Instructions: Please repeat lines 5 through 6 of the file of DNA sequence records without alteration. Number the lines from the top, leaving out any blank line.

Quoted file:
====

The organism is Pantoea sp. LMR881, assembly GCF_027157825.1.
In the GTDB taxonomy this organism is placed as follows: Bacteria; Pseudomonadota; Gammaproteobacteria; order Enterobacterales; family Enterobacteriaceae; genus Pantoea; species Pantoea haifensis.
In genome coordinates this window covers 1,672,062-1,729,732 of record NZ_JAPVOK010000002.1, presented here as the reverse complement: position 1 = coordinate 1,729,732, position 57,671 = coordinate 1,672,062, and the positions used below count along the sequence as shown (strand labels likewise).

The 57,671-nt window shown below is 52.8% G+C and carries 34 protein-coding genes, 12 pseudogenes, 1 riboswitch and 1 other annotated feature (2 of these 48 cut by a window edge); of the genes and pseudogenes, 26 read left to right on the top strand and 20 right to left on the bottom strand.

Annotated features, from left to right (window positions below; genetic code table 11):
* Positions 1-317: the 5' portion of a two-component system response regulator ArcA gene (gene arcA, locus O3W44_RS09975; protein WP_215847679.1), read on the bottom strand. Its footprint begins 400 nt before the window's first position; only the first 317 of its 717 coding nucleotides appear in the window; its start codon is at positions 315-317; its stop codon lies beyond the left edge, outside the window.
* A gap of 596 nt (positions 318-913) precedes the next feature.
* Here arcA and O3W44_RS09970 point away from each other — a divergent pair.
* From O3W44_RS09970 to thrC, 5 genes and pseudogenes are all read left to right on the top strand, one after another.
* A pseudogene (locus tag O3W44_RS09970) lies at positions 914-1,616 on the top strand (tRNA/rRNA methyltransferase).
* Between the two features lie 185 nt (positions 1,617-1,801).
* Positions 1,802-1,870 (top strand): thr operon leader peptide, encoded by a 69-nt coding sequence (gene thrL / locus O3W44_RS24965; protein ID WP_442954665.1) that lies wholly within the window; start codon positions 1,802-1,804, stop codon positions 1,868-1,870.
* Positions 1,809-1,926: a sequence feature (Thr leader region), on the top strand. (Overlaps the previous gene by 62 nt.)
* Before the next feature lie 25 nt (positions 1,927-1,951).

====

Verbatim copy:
Annotated features, from left to right (window positions below; genetic code table 11):
* Positions 1-317: the 5' portion of a two-component system response regulator ArcA gene (gene arcA, locus O3W44_RS09975; protein WP_215847679.1), read on the bottom strand. Its footprint begins 400 nt before the window's first position; only the first 317 of its 717 coding nucleotides appear in the window; its start codon is at positions 315-317; its stop codon lies beyond the left edge, outside the window.